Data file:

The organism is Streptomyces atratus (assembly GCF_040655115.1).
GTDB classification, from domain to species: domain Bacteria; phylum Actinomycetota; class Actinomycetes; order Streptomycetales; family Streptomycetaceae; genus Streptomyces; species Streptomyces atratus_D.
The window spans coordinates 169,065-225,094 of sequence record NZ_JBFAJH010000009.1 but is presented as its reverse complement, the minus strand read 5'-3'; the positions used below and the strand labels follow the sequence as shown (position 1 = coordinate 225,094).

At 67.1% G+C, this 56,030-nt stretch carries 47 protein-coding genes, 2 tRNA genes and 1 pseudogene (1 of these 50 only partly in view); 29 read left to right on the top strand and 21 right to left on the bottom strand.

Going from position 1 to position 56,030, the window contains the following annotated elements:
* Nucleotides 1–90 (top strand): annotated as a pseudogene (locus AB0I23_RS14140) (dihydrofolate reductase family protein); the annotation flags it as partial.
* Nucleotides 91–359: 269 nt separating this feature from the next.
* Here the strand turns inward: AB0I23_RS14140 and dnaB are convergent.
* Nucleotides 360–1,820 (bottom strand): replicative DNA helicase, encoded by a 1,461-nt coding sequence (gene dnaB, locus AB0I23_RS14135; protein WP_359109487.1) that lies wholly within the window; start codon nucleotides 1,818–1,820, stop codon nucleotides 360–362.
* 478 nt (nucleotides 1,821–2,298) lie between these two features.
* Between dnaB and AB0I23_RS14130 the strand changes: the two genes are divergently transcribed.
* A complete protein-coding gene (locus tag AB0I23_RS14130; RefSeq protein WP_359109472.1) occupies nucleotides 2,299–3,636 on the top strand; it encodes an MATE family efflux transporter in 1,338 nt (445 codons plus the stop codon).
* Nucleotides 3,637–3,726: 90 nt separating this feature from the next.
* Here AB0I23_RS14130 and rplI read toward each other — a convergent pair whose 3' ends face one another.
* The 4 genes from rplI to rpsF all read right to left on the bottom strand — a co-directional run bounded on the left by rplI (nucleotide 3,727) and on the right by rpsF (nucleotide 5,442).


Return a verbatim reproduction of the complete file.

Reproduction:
The organism is Streptomyces atratus (assembly GCF_040655115.1).
GTDB classification, from domain to species: domain Bacteria; phylum Actinomycetota; class Actinomycetes; order Streptomycetales; family Streptomycetaceae; genus Streptomyces; species Streptomyces atratus_D.
The window spans coordinates 169,065-225,094 of sequence record NZ_JBFAJH010000009.1 but is presented as its reverse complement, the minus strand read 5'-3'; the positions used below and the strand labels follow the sequence as shown (position 1 = coordinate 225,094).

At 67.1% G+C, this 56,030-nt stretch carries 47 protein-coding genes, 2 tRNA genes and 1 pseudogene (1 of these 50 only partly in view); 29 read left to right on the top strand and 21 right to left on the bottom strand.

Going from position 1 to position 56,030, the window contains the following annotated elements:
* Nucleotides 1–90 (top strand): annotated as a pseudogene (locus AB0I23_RS14140) (dihydrofolate reductase family protein); the annotation flags it as partial.
* Nucleotides 91–359: 269 nt separating this feature from the next.
* Here the strand turns inward: AB0I23_RS14140 and dnaB are convergent.
* Nucleotides 360–1,820 (bottom strand): replicative DNA helicase, encoded by a 1,461-nt coding sequence (gene dnaB, locus AB0I23_RS14135; protein WP_359109487.1) that lies wholly within the window; start codon nucleotides 1,818–1,820, stop codon nucleotides 360–362.
* 478 nt (nucleotides 1,821–2,298) lie between these two features.
* Between dnaB and AB0I23_RS14130 the strand changes: the two genes are divergently transcribed.
* A complete protein-coding gene (locus tag AB0I23_RS14130; RefSeq protein WP_359109472.1) occupies nucleotides 2,299–3,636 on the top strand; it encodes an MATE family efflux transporter in 1,338 nt (445 codons plus the stop codon).
* Nucleotides 3,637–3,726: 90 nt separating this feature from the next.
* Here AB0I23_RS14130 and rplI read toward each other — a convergent pair whose 3' ends face one another.
* The 4 genes from rplI to rpsF all read right to left on the bottom strand — a co-directional run bounded on the left by rplI (nucleotide 3,727) and on the right by rpsF (nucleotide 5,442).